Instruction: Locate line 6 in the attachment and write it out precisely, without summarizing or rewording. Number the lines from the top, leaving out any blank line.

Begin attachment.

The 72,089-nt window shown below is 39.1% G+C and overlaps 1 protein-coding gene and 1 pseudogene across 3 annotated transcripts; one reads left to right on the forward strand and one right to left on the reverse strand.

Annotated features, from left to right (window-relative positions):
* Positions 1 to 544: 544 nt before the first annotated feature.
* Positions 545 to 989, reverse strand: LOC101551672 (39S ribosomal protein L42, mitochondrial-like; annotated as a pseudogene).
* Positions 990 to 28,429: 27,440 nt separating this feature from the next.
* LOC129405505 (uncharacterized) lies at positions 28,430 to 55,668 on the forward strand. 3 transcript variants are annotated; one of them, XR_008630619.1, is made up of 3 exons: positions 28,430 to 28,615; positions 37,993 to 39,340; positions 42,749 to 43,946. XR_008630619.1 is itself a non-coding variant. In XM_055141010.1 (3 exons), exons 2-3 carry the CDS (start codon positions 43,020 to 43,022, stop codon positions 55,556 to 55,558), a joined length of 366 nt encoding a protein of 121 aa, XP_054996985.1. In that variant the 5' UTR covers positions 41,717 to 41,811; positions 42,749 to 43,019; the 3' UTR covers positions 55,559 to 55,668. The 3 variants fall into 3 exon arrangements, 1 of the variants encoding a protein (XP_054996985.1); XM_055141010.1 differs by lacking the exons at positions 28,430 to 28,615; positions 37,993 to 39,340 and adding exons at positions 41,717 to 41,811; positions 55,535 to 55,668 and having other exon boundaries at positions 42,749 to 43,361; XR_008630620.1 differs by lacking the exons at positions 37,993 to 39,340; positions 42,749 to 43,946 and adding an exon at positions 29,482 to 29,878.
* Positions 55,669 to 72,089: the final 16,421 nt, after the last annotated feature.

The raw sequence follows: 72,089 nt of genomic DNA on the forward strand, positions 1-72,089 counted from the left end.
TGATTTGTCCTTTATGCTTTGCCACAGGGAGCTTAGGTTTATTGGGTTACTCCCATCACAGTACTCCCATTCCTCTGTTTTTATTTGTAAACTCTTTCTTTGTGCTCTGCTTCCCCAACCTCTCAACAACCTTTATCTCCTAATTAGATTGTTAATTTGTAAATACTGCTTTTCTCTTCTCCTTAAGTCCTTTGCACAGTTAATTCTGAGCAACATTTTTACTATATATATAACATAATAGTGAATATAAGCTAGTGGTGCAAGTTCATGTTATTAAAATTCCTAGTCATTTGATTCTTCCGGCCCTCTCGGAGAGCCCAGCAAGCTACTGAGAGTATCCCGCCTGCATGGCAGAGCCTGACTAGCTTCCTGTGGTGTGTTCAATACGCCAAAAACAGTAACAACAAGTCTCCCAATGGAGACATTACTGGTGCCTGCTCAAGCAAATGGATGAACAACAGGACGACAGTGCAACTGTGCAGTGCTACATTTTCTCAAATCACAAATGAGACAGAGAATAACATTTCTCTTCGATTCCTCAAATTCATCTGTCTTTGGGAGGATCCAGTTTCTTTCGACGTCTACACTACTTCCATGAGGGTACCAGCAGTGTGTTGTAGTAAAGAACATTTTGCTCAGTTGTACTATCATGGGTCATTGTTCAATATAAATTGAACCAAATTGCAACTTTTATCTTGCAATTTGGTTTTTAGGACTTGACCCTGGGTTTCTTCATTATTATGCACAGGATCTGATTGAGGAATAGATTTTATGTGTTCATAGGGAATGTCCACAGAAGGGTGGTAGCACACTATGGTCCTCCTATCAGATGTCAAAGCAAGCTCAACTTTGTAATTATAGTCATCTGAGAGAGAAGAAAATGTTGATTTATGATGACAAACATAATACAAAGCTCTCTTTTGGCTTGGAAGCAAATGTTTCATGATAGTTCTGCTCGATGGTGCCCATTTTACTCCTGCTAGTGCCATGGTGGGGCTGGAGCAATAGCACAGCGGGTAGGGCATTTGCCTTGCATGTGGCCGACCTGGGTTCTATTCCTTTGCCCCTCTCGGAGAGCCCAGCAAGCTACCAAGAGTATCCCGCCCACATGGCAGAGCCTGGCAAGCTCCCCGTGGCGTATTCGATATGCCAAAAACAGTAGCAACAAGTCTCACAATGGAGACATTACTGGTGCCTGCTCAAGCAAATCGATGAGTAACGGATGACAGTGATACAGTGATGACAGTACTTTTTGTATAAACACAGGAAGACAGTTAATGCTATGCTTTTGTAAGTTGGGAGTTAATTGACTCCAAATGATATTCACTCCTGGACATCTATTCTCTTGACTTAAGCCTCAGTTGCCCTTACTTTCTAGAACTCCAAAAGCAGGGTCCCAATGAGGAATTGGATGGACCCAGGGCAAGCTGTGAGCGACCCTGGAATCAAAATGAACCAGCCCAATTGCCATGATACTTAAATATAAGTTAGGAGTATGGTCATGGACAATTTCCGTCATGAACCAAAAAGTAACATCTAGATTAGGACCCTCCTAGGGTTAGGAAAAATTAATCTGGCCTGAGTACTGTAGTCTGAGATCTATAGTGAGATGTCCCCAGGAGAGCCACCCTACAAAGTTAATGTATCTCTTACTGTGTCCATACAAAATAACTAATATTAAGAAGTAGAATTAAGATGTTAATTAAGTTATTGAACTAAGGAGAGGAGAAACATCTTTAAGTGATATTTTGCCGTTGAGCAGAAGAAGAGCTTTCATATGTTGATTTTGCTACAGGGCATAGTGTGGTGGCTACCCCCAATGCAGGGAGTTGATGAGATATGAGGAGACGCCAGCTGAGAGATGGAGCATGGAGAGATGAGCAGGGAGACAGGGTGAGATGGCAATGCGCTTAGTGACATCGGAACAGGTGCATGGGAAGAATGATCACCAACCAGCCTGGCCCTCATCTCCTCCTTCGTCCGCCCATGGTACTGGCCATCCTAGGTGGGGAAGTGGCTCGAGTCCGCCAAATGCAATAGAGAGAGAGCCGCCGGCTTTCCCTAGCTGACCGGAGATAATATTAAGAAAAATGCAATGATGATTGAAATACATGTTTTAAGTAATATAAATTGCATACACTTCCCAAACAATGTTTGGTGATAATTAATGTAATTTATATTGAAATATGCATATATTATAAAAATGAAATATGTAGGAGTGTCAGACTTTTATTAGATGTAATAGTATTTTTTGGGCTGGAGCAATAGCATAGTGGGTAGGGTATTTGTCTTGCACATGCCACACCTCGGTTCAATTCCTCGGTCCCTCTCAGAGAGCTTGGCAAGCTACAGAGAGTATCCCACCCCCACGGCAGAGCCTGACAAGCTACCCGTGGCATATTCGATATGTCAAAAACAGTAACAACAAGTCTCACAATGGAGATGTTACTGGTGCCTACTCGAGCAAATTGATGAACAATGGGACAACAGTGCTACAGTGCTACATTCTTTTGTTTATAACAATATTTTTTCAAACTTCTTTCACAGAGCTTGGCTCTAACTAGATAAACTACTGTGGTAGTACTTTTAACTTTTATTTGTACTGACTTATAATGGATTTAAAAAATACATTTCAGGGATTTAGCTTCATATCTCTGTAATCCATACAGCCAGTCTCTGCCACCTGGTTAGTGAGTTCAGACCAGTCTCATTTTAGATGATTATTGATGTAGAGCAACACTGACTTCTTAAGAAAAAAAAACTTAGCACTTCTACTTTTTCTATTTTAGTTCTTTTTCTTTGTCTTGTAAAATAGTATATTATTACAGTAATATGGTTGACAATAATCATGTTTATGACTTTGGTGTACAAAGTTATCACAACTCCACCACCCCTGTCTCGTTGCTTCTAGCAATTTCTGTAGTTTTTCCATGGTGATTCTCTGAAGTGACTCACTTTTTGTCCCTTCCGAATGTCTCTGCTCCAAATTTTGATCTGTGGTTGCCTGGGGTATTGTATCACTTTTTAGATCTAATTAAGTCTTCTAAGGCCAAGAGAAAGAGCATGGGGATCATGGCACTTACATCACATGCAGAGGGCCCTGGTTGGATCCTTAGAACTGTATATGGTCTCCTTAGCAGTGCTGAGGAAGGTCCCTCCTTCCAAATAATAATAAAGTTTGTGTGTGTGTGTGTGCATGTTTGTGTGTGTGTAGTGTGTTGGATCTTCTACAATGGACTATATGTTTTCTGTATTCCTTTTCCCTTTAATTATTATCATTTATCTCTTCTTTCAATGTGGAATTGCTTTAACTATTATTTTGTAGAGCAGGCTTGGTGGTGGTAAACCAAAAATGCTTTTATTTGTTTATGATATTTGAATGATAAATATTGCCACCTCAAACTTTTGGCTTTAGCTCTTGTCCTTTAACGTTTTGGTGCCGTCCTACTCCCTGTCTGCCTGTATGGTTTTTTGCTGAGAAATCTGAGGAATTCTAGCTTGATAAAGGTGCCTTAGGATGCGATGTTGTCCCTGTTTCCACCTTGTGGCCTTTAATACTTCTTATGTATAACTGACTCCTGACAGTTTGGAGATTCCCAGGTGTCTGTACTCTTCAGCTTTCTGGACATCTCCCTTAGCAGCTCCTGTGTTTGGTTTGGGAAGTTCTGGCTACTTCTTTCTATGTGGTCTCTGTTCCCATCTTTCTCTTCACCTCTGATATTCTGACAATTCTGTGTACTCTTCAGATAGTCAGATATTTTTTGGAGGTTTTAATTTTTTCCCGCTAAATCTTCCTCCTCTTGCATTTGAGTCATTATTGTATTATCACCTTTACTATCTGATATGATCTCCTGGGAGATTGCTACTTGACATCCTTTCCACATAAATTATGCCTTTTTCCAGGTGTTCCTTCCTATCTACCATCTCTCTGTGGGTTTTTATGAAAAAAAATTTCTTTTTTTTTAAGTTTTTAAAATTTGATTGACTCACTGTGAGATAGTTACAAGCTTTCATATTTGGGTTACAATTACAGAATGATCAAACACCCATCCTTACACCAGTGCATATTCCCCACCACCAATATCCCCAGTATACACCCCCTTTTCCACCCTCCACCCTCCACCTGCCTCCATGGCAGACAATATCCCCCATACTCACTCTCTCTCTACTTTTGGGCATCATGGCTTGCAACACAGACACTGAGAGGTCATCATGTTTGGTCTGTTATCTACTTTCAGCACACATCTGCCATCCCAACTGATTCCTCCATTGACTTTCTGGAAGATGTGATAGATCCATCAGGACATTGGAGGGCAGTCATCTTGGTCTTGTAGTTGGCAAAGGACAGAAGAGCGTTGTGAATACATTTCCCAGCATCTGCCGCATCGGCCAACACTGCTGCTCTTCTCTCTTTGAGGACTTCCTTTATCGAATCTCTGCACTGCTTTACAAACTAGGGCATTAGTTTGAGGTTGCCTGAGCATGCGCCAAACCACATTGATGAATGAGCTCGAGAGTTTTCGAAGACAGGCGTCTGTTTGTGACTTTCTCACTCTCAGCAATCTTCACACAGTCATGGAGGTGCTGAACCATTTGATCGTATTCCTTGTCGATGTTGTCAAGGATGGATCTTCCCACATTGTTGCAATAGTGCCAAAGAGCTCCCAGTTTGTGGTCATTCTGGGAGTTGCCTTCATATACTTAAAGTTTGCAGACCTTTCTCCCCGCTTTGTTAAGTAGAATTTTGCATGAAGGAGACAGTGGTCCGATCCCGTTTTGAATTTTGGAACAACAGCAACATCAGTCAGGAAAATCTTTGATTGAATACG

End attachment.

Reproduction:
* LOC129405505 (uncharacterized) lies at positions 28,430 to 55,668 on the forward strand. 3 transcript variants are annotated; one of them, XR_008630619.1, is made up of 3 exons: positions 28,430 to 28,615; positions 37,993 to 39,340; positions 42,749 to 43,946. XR_008630619.1 is itself a non-coding variant. In XM_055141010.1 (3 exons), exons 2-3 carry the CDS (start codon positions 43,020 to 43,022, stop codon positions 55,556 to 55,558), a joined length of 366 nt encoding a protein of 121 aa, XP_054996985.1. In that variant the 5' UTR covers positions 41,717 to 41,811; positions 42,749 to 43,019; the 3' UTR covers positions 55,559 to 55,668. The 3 variants fall into 3 exon arrangements, 1 of the variants encoding a protein (XP_054996985.1); XM_055141010.1 differs by lacking the exons at positions 28,430 to 28,615; positions 37,993 to 39,340 and adding exons at positions 41,717 to 41,811; positions 55,535 to 55,668 and having other exon boundaries at positions 42,749 to 43,361; XR_008630620.1 differs by lacking the exons at positions 37,993 to 39,340; positions 42,749 to 43,946 and adding an exon at positions 29,482 to 29,878.